In Chapter 4 we have derived a number of important mathematical relations necessary to calculate transport properties. A key ingredient of the theory is the scattering rate W(k, k′) which tells us how an electron in a state k scatters into the state k′. We will now evaluate the scattering rates for a number of important scattering mechanisms. As noted in Chapter 4, the approach used by us is semiclassical—the electron is treated as a Bloch wave while calculating the scattering rate, but is otherwise treated as a particle. The Fermi golden rule is used to calculate the scattering rate.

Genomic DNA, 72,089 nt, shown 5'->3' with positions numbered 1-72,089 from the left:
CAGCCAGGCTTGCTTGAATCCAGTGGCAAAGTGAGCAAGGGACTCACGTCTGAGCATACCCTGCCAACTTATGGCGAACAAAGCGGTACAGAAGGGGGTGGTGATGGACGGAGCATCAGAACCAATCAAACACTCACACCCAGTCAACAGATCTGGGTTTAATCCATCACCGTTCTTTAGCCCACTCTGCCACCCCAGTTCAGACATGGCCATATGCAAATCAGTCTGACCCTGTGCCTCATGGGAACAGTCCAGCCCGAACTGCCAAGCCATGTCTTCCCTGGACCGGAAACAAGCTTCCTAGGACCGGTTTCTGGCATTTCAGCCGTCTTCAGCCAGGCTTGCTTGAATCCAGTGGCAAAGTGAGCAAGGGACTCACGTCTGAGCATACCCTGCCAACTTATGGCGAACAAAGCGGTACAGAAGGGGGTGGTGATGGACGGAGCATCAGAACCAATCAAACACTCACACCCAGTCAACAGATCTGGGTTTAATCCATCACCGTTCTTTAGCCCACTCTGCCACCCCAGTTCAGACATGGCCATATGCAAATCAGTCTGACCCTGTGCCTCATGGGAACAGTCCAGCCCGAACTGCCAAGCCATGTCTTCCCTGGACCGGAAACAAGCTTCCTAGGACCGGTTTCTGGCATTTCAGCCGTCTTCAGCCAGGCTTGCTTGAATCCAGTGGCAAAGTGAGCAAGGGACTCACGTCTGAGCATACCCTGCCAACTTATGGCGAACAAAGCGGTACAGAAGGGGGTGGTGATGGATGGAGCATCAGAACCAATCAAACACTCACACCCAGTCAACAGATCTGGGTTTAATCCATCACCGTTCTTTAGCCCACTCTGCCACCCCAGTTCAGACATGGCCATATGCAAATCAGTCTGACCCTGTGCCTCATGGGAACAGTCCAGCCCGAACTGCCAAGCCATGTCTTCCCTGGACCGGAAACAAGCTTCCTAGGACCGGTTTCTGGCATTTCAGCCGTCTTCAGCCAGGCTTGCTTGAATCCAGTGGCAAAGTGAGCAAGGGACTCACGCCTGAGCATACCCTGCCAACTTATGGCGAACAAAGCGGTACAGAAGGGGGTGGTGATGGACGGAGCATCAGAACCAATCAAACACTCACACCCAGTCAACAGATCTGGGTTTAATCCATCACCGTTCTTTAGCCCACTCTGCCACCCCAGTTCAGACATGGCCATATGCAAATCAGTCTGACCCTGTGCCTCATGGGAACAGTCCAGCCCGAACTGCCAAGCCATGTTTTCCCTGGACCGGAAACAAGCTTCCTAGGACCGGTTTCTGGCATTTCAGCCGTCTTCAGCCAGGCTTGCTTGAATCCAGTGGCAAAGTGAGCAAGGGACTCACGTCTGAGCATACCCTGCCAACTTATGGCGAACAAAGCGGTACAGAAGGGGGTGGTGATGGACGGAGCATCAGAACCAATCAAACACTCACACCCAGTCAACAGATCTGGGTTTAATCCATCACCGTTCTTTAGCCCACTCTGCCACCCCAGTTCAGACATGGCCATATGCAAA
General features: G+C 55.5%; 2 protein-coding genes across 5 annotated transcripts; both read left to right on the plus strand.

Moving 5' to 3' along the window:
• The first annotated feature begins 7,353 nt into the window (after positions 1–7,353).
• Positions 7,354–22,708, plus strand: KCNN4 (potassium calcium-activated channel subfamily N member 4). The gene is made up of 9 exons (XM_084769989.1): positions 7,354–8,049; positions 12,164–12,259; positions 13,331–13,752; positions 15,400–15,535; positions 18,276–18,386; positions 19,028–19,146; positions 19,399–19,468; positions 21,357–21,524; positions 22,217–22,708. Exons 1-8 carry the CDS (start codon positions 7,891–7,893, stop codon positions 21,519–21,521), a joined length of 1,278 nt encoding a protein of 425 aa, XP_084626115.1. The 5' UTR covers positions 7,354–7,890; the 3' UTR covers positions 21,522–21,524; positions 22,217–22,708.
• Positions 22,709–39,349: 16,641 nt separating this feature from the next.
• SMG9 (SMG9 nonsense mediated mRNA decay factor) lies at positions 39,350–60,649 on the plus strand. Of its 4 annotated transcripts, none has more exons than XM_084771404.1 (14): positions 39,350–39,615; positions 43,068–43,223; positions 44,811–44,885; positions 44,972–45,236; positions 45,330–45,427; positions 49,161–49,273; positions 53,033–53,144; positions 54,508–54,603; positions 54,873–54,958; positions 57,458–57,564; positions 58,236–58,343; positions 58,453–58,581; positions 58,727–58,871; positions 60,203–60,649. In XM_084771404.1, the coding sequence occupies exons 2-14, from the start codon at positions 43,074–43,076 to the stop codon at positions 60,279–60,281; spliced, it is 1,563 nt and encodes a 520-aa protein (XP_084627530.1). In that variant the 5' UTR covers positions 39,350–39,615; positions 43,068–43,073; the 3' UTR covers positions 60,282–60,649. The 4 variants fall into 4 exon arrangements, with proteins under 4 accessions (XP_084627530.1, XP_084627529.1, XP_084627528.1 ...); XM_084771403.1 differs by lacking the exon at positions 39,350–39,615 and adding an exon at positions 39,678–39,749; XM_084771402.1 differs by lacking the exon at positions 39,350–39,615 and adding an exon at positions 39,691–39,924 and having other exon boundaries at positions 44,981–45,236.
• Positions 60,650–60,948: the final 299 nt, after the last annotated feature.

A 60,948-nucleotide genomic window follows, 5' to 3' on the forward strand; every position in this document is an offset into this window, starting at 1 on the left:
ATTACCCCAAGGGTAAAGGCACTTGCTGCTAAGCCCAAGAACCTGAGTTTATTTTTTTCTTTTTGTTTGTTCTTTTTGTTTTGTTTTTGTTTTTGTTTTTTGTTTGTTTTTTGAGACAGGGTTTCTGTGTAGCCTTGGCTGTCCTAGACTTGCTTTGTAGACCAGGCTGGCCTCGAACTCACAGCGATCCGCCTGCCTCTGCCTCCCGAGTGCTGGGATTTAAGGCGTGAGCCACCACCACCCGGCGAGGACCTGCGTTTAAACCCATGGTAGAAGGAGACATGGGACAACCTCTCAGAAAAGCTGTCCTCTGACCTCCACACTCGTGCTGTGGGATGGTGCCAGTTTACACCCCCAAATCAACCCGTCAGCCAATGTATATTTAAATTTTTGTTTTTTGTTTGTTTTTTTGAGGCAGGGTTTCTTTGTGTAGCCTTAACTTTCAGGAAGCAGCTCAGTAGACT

In Fig. 5.1 we show an overview of how one goes about a transport calculation. Once the various imperfections in a material are identified the first and most important ingredient is an understanding of the scattering potential. This may seem like a simple problem, but is, in fact, one of the most difficult parts of the problem. Once the potential is known, one evaluates the scattering matrix element between the initial and final state of the electron. This effectively amounts to taking a Fourier transform of the potential since the initial and final states are essentially plane wave states. With the matrix element known one carries out an integral over all final states into which the electron can scatter and which are consistent with energy conservation. This kind of integral provides the various scattering times.